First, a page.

Nuance Acquires Jott
Nuance Communications (NASDAQ: NUAN), the Burlington, MA-based voice technology juggernaut that has already absorbed most of its East Coast competitors, reached west today, announcing that it has acquired Seattle-based Jott.
Jott, founded in 2006 by ex-Microsoft employees, started out as a free voice-to-text service that allowed users to record messages via telephone that were then transcribed into e-mails. Over time, the company transitioned to a paid business model, and expanded the capabilities of its service to let users create text messages, blog posts, appointments, reminders, and notes. The service has proved popular among mobile professionals, gaining hundreds of thousands of users, according to the company.
Nuance’s acquisition of Jott gives it a credible product in the area of phone-based voice-to-text services, where other companies such as Google, with its Google Voice service, and UK-based Spinvox have begun to encroach.
“Jott’s voice-to-text offerings have experienced a groundswell of adoption and positive industry recognition since the company’s inception, and we’re thrilled about the opportunity to expand our market reach and our voice services portfolio,” Nuance senior vice president Michael Thompson said in an announcement. “Together we will deliver a range of new services to our mobile operator and enterprise customers.”
Nuance isn’t saying how much it shelled out for Jott. The startup was funded by Bain Capital Ventures, Draper Richards, Ackerley Partners, and UK-based Atomico Investments; its last publicly divulged funding round, in 2007, amounted to $5.4 million. Jott may have needed a larger partner like Nuance in order to compete in its sector, given that competitor Spinvox, with some $200 million in venture cash, had far outpaced it in fundraising efforts.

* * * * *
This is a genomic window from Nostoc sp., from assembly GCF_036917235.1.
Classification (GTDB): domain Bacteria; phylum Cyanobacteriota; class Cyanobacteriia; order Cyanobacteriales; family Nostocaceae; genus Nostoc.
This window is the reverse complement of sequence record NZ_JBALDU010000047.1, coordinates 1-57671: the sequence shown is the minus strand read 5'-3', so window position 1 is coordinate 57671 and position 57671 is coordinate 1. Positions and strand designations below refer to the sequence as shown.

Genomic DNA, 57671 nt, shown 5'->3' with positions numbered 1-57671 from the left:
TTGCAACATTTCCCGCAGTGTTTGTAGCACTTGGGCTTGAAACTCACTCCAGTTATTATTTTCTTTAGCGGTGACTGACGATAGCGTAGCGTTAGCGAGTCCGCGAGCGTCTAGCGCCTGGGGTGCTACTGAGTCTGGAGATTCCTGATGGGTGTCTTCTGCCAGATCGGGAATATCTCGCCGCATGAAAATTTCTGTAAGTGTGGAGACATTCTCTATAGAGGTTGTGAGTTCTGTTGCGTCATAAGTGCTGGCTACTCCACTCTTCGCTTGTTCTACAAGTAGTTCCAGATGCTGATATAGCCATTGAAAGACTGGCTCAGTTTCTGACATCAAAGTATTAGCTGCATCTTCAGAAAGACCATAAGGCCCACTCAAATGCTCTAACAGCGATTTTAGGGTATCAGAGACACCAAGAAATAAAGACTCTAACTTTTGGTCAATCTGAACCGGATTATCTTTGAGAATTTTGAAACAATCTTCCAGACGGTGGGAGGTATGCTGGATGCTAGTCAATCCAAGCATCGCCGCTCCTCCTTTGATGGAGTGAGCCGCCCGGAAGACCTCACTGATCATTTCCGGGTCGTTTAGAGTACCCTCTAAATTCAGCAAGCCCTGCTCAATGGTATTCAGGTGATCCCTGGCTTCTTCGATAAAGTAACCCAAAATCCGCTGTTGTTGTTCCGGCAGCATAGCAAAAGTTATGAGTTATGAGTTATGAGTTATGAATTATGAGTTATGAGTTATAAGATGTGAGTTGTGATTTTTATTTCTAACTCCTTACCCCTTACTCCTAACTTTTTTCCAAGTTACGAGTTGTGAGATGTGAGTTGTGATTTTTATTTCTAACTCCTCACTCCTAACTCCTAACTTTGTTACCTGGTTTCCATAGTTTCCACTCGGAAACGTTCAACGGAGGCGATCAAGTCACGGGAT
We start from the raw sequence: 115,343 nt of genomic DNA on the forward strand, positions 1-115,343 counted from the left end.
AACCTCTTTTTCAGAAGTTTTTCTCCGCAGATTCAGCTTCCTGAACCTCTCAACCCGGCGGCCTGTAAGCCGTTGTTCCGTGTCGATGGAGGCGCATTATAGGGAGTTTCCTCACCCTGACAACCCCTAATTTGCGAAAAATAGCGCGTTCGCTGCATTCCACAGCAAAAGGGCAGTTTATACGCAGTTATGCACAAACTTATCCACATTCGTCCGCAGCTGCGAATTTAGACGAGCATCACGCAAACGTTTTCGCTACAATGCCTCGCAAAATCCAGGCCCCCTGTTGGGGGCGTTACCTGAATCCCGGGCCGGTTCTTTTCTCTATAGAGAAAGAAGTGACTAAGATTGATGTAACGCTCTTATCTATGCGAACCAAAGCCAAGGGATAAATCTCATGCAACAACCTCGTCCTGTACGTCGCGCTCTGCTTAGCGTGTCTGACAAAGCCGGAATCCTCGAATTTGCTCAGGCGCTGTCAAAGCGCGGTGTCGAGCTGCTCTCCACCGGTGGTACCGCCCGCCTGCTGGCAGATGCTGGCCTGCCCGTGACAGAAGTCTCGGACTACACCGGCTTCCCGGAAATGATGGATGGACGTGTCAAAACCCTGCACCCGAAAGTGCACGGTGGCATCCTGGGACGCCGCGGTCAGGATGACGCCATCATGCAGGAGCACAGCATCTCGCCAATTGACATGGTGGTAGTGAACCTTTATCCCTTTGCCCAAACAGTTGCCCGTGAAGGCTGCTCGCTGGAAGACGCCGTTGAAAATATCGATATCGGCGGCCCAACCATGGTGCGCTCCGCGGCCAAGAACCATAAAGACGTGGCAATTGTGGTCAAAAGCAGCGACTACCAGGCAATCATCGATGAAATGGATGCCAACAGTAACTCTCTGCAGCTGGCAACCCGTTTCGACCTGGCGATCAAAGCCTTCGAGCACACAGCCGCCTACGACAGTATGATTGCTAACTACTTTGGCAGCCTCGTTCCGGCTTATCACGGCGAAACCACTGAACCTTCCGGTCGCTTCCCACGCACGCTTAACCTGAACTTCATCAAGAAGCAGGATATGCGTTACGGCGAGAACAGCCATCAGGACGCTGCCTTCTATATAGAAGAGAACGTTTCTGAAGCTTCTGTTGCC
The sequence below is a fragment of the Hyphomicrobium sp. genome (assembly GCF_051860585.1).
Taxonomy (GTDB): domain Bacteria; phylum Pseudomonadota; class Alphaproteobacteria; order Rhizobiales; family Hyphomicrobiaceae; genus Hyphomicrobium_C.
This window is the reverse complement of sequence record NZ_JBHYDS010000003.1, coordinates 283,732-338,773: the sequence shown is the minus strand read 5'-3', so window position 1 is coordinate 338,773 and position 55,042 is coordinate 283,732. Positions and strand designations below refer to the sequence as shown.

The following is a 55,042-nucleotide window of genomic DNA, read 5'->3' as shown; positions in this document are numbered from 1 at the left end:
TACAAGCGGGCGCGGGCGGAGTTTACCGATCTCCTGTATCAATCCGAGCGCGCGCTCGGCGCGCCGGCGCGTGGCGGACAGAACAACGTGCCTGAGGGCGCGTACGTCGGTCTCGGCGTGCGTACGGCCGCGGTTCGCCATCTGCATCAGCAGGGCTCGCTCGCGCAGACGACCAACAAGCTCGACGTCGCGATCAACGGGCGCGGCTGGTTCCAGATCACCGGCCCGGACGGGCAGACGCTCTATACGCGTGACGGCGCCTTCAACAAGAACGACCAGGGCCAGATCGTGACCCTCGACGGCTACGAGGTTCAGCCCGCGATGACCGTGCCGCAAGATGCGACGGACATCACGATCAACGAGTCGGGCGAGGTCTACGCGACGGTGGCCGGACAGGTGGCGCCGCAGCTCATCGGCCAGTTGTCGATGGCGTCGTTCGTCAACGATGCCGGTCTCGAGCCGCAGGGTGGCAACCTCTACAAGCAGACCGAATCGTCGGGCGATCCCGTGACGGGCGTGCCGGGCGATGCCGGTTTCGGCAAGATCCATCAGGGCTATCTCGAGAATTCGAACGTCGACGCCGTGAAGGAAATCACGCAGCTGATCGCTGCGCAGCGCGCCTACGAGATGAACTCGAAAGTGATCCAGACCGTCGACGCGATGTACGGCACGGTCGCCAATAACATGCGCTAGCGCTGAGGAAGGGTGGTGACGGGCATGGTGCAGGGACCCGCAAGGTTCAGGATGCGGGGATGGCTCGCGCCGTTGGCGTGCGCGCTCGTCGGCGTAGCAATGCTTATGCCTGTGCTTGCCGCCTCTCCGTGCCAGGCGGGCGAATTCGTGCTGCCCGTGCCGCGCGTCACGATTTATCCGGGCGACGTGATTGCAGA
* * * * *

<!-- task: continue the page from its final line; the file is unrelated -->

Nuance and Jott said that Jott’s services, including Jott Assistant, Jott Voicemail, and Jott for Salesforce, will keep working as usual, with no interruptions in service. But as a result of the acquisition, Jott-like capabilities may come to many more consumers—Nuance says it plans to package Jott Assistant as part of the voice services it provides to wireless operators.
“Our combined expertise will bring innovative and differentiated voice services to a variety of markets with tremendous scale,” Jott co-founder John Pollard said in a statement.
One area where Nuance’s technology may help Jott is in automated speech-to-text software. While the basic user interface that Jott users encounter when they call the service is driven by speech recognition software, users’ recordings are actually transcribed by humans working in large processing centers. Replacing those humans with advanced speech-to-text software, similar to Nuance’s Dragon Naturally Speaking line of dictation software, would be an obvious way to make Jott’s service more efficient and scalable.